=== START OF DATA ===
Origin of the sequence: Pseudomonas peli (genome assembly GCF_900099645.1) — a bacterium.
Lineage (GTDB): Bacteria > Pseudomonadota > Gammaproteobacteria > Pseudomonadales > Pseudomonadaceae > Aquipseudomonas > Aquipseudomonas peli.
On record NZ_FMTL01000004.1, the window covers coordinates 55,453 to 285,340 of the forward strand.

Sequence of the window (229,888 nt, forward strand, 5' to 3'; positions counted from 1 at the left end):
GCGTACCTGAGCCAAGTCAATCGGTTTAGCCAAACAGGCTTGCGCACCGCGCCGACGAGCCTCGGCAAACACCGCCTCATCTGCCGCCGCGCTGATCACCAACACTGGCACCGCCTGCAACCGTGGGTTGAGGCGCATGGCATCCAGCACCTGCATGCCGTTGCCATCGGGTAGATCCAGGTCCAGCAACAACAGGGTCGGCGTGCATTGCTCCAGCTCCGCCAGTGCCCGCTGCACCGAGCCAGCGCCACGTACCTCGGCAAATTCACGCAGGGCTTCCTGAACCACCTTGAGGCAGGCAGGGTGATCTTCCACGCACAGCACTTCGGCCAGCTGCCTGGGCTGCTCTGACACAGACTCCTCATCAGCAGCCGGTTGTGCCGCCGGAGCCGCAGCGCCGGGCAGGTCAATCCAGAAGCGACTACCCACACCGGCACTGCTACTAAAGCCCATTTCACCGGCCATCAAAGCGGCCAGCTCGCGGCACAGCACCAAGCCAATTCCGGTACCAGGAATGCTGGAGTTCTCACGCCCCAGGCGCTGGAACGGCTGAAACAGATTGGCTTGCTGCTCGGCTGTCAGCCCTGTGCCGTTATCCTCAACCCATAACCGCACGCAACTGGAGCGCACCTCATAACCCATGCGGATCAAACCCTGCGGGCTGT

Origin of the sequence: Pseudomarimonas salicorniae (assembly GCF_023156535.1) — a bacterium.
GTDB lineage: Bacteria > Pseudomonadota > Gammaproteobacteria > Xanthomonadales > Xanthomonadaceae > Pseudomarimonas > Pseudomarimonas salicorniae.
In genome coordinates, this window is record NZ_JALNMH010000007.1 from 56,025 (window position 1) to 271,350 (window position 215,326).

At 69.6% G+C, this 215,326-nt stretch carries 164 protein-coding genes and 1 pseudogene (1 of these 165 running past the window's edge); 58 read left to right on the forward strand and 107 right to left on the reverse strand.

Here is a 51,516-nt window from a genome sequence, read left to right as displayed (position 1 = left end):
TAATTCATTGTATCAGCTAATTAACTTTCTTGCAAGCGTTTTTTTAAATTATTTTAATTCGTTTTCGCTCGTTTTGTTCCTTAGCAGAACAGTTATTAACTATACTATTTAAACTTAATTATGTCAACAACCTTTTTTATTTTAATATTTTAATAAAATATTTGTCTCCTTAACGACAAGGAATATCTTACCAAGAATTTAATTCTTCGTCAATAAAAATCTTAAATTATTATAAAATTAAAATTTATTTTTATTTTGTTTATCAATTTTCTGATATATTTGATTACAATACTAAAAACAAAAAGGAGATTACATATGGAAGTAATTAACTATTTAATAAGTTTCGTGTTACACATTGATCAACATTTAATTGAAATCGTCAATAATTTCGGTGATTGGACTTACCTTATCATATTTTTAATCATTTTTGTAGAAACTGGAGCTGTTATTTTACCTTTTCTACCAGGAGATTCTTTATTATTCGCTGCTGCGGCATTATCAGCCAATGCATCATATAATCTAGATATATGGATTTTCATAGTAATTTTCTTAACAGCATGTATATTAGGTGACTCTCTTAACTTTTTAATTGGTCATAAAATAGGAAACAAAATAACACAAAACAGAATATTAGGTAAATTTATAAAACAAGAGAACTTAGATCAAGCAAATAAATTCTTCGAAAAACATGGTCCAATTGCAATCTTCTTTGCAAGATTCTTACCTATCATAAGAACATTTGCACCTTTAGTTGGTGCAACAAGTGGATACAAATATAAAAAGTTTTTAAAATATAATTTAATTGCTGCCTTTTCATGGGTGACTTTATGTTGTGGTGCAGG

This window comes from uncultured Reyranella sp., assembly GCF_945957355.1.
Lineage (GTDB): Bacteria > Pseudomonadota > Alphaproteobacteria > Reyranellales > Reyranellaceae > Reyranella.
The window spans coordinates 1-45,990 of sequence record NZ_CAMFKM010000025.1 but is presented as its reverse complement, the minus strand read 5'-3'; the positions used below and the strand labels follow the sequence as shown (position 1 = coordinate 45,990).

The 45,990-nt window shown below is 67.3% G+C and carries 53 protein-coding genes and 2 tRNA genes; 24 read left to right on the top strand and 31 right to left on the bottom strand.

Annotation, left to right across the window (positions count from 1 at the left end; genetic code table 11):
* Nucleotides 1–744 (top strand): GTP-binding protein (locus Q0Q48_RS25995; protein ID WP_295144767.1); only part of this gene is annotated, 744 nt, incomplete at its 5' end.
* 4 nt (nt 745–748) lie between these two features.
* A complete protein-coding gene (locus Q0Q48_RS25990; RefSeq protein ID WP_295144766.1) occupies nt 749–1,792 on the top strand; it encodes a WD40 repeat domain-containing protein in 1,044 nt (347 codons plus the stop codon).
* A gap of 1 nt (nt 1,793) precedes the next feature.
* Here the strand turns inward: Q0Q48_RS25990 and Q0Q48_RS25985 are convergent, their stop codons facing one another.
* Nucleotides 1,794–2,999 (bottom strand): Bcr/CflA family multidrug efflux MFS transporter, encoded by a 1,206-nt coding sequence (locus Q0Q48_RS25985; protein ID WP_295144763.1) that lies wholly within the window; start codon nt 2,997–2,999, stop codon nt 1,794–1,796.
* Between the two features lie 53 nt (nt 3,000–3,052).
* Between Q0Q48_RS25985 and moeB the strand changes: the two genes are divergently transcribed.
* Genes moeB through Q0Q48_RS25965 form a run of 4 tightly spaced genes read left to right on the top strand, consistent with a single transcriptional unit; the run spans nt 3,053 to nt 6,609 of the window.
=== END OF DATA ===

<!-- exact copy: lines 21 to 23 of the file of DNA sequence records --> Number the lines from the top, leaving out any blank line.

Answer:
* Here the strand turns inward: Q0Q48_RS25990 and Q0Q48_RS25985 are convergent, their stop codons facing one another.
* Nucleotides 1,794–2,999 (bottom strand): Bcr/CflA family multidrug efflux MFS transporter, encoded by a 1,206-nt coding sequence (locus Q0Q48_RS25985; protein ID WP_295144763.1) that lies wholly within the window; start codon nt 2,997–2,999, stop codon nt 1,794–1,796.
* Between the two features lie 53 nt (nt 3,000–3,052).